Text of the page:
Health Information for Your Companion Animal
Dogs, cats can't pass on coronavirus, but can test positive.
HONG KONG (AP) - Pet cats and dogs cannot pass the new coronavirus on to humans, but they can test positive for low levels of the pathogen if they catch it from their owners.
That's the conclusion of Hong Kong's Agriculture, Fisheries and Conservation Department after a dog in quarantine tested weakly positive for the virus Feb. 27, Feb. 28 and March 2, using the canine's nasal and oral cavity samples.
A unidentified spokesman for the department was quoted in a news release as saying. "There is currently no evidence that pet animals can be a source of infection of COVID-19 or that they become sick."
Scientists suspect the virus known as SARS-CoV-2 that causes the disease originated in bats before passing it on to another species, possibly a small wild mammal, that passed it on to humans. However, experts from the School of Public Health of The University of Hong Kong, the College of Veterinary Medicine and Life Sciences of the City University of Hong Kong and the World Organisation for Animal Health (OIE) have unanimously agreed that the dog has a low-level of infection and it is "likely to be a case of human-to-animal transmission."
The dog, and another also in quarantine which has tested negative for the virus, will be tested again before being released. The department suggested any pets, including dogs and cats, from households where someone has tested positive for the virus should be put into quarantine.
In general, pet owners should maintain good hygiene, including washing hands before and after handling animals, their food and supplies and no kissing them. People who are sick should avoid contact with pets and a veterinarian's advice should be sought if changes in a pet's health conditions are detected.
"Apart from maintaining good hygiene practices, pet owners need not be overly concerned and under no circumstances should they abandon their pets," the spokesman said.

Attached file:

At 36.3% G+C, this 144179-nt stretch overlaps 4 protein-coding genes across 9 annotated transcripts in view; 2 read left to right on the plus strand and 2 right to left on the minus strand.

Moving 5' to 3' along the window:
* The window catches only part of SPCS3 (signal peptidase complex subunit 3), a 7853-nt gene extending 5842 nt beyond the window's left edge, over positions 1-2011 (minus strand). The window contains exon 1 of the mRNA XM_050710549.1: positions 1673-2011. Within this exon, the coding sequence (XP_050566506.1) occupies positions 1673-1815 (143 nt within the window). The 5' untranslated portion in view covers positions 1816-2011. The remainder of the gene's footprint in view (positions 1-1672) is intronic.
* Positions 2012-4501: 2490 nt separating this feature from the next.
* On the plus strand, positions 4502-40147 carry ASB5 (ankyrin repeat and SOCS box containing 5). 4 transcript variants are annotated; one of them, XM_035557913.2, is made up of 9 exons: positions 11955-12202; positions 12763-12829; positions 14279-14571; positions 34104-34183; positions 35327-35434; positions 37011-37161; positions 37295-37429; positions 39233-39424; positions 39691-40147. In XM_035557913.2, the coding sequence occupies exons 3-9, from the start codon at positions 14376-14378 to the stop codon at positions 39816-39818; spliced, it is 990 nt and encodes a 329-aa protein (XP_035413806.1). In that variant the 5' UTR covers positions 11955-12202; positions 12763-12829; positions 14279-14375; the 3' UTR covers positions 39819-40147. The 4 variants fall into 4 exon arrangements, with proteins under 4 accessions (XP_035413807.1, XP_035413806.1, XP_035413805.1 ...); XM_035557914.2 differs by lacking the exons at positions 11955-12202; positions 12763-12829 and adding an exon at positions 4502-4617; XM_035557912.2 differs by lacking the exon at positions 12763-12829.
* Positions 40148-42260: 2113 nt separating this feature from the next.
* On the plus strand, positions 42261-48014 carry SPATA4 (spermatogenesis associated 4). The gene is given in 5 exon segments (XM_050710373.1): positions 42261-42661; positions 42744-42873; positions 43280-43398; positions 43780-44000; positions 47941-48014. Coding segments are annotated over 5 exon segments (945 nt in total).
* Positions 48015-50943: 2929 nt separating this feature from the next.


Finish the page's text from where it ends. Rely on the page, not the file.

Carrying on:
The Associated Press receives support for health and science coverage from the Howard Hughes Medical Institute's Department of Science Education. The AP is solely responsible for all content.
According to veterinarians, neglecting oral hygiene in dogs and cats can lead to significant issues like tartar build-up, gum disease, bad breath, heart disease, lung disease,and kidney disease. Take your pet for regular vet visits and follow your vet's recommended dental routines to keep your pets happy and healthy.
The First Aid Kit
Posted by Bridges to Home
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🔥🔥🔥SMOKE IN THE AIR🔥🔥🔥
Many people have reached out to us regarding the smoke in the air. So we wanted to provide some safety tips for your companion animals when the air quality gets this bad.
The biggest danger to your companion pets when breathing wildfire smoke comes from fire particles, which can reach deep into the lungs and cause a variety of health issues from burning eyes to chronic congestion. To keep them safe from the smoke in the air, the best thing to do is keep them inside!
* Keep pets indoors with windows closed
* Use air conditioning, if possible, to filter the air. Use fans to circulate the air
* Keep potty breaks short
* Avoid long walks and other prolonged outdoor exercises
* Keep pets well hydrated. Besides offering plenty of cool clear water, humidifiers can help keep moisture in the air and helps cells in the trachea, nose and lungs stay healthy
* Watch for signs of respiratory stress and eye inflammation (see below). If your pet shows symptoms, see a veterinarian immediately
Here is some suggested indoor exercise to keep your dog happy during this time.
* Puzzle toys like the classic KONG
* Fetch and tug
* Brushing up on basic training
A NOTE ABOUT THE THANKSGIVING AND CHRISTMAS HOLIDAY
Turkey can be problematic.
Too much is said to cause pancreatitis.
Too much fat in the skin and meat.